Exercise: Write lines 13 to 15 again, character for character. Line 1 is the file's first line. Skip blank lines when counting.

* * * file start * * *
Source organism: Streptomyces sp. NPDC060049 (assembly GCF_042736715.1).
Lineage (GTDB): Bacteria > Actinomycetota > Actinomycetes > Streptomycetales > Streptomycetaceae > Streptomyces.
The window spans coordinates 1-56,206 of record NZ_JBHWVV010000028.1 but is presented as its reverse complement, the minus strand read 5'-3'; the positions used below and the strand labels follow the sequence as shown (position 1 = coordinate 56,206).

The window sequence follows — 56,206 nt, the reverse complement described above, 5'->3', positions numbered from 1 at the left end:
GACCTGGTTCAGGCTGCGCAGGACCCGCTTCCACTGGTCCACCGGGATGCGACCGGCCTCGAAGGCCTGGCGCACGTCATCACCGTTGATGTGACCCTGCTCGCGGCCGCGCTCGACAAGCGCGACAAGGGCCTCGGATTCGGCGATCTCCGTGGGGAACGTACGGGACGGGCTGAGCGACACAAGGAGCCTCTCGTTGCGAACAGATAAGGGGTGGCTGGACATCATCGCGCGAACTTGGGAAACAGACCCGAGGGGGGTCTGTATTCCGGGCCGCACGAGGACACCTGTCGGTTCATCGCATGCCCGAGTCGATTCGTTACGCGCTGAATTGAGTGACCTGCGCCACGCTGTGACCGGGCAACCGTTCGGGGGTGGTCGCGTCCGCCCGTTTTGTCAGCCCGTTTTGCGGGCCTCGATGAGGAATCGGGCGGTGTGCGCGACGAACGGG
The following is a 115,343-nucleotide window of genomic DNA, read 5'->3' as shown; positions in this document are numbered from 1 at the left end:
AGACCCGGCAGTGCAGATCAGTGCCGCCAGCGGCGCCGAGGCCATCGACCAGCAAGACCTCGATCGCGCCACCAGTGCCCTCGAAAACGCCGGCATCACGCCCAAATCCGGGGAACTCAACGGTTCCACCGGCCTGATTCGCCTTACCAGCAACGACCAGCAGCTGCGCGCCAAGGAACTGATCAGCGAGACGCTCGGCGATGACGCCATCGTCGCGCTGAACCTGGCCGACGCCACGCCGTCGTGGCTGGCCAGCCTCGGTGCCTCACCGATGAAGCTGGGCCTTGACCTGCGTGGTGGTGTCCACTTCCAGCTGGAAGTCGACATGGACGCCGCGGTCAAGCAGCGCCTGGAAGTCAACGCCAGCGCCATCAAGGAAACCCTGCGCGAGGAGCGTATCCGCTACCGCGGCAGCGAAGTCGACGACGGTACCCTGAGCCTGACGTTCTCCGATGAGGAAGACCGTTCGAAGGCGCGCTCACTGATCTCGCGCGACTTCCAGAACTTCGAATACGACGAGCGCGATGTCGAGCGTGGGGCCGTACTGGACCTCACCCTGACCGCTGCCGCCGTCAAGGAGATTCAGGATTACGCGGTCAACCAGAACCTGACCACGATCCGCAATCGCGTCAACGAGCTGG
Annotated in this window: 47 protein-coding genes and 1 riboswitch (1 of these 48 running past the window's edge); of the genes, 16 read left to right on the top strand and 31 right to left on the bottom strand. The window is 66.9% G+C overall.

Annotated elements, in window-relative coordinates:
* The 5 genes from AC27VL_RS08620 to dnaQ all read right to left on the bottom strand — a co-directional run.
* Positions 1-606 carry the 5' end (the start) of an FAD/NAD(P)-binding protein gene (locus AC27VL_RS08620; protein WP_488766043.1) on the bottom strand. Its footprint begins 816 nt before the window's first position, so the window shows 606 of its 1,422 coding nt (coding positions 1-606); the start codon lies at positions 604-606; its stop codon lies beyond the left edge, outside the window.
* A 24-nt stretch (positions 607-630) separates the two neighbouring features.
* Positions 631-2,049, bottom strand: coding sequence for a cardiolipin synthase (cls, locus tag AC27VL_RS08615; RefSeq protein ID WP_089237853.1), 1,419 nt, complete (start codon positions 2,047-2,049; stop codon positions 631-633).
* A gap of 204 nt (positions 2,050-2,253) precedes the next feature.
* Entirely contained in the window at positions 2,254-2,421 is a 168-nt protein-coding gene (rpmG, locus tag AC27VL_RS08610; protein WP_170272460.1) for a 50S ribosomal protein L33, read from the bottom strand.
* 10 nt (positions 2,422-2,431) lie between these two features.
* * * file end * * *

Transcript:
* Positions 631-2,049, bottom strand: coding sequence for a cardiolipin synthase (cls, locus tag AC27VL_RS08615; RefSeq protein ID WP_089237853.1), 1,419 nt, complete (start codon positions 2,047-2,049; stop codon positions 631-633).
* A gap of 204 nt (positions 2,050-2,253) precedes the next feature.
* Entirely contained in the window at positions 2,254-2,421 is a 168-nt protein-coding gene (rpmG, locus tag AC27VL_RS08610; protein WP_170272460.1) for a 50S ribosomal protein L33, read from the bottom strand.